He tried to get across the Hall  to go to the infirmary but, unable to do so, took refuge with the Concierge.  He and Miomandre de Sainte-Marie, who had was also wounded and had taken refuge with him, were warned not to go out because people were waiting at the gates to kill them.  He took some clothes belonging to a servant and fled in disguise into the forest of Saint-Cloud. He was sick several times and forced to drink muddy water.  He was eventually helped by a woodcutter and his son to get to Saint-Cloud where he arrived at about eleven-thirty.  At the entrance to the park he met two individuals armed with heavy white sticks, who asked what was going on in Versailles  and whether the guards were still resisting.  He replied that he knew nothing, and was on his way home to Paris to get his wounds dressed...

Entry of the King into Paris (print)

Memoir written in 1814 by Charles-Louis Delisle, requesting his promotion to captain, promised verbally by Louis XVI in 1789.

Charles-Louis Delisle, born at Boulieu in Vivarais (in the Ardèche) 11th August 1759, joined the Royal Bodyguards, in the Company of Villeroi, 28th September 1778.  He was present on the "days" of the 5th and 6th October 1789.  He passed the night, like all his comrades, in terrible suffering, and survived miraculously.  On 6th October, at 6 o'clock in the morning, he was placed on guard at the Chapel at the same time as Messieurs Deshutte and Varicourt were placed at the gate, to prevent the crowd entering the palace.  At that moment the crowd entered the Cour royal via the Cour des princes, seized Messieurs Deshuttes and Varicourt, cut of their heads and came for Delisle to suffer the same fate.  He opened the gate of the chapel, next to the gardens, to escape.  The crowd followed him, seized him, and wanted to do the same to him as to Messieurs Deshuttes and Varicourt, but a National Guardsman persuaded them to spare him and send him to be judged.  He was taken to the barracks of the French Guards, which was surrounded by an immense crowd crying : "A la Lanterne".  He was left to  wait.  Then an officer of the Versailles National Guard appeared who told him not to be afraid, he would soon be saved.  After about an hour a company of the Parisian National Guard came to his rescue, he was taken to the gallery in the palace, where his comrades were gathered.  He was received with transports of joy, for they feared he was lost.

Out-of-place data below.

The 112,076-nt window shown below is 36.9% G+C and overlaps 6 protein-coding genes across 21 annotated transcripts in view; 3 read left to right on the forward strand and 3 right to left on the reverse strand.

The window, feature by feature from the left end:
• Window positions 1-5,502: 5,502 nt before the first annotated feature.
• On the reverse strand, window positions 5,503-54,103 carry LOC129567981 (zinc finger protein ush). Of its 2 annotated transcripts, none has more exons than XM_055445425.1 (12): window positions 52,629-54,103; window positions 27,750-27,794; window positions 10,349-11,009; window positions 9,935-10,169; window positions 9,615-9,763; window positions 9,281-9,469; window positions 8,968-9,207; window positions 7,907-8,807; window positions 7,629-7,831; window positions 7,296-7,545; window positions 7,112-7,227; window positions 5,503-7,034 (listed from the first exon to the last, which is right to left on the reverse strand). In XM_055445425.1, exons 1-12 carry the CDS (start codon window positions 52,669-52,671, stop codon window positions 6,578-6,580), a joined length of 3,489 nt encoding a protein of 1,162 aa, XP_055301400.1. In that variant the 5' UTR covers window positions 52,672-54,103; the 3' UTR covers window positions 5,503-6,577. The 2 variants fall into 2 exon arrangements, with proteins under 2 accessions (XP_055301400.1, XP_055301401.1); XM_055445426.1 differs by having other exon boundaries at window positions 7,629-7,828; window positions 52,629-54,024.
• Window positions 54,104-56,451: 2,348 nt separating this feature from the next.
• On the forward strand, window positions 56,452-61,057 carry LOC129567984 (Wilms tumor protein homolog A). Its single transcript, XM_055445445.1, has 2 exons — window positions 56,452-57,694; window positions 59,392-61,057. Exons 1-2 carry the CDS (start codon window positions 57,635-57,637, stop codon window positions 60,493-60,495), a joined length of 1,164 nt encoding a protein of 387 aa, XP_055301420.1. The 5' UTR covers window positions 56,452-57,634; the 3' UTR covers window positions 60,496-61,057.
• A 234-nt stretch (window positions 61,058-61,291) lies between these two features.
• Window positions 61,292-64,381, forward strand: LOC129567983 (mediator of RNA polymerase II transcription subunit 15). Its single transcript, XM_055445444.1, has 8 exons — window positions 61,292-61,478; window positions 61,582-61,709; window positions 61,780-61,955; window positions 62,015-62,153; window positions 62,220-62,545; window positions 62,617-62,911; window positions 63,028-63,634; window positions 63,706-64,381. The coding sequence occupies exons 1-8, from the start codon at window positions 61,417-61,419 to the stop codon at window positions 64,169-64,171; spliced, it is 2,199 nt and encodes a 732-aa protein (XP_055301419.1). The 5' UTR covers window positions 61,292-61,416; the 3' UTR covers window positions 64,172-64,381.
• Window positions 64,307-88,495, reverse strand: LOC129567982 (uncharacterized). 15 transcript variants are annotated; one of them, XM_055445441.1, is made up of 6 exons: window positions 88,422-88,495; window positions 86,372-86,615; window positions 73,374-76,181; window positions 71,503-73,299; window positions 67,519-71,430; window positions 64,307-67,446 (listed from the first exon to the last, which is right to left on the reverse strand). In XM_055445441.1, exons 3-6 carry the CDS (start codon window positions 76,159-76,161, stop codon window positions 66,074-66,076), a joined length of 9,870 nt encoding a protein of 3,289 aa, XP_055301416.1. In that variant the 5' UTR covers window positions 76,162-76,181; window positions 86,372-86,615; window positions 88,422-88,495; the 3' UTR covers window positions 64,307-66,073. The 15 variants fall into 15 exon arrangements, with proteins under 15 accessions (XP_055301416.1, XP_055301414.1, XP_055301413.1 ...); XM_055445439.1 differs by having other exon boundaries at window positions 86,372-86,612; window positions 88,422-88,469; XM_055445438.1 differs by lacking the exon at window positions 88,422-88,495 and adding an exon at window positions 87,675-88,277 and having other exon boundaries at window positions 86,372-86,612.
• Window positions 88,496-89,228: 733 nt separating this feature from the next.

The apartments of the King and Queen had just been broken into.  He never left the King and Queen and the royal family.  He went to the stables after the King decided to go to Paris, and accompanied him on horseback.  He dismounted at the place de Grève to stand to attention at the hôtel de Ville, held back the crowd, accompanied the King indoors crying "Vive le Roi".  He then accompanied him from the hôtel de Ville to the Tuileries,  He got down from his horse in the courtyard of the Pavillon de Flore, to drive back the crowd which pressed in on the coach from all sides.  He took the Queen by the arm and led her to the staircase.  When he came out to rejoin his horse, M. le comte d'Agoult, aide-major de cour, came up to him and asked him for news of the terrible events.  Note that in the journey from Versailles to Paris, he and M. Delabellive, his comrade, had rounded up two horses which the brigands had stolen from the Guard's hôtel in Versailles, that these had been ridden by some "gens du people" who  stayed close to them on the journey to Paris and cried, "Vive le Roi".

Some time later, M. le comte d'Agoult wrote to him that the King had given him the commission of Captain of Cavalry, which was never sent due to the circumstances.

Posted in French on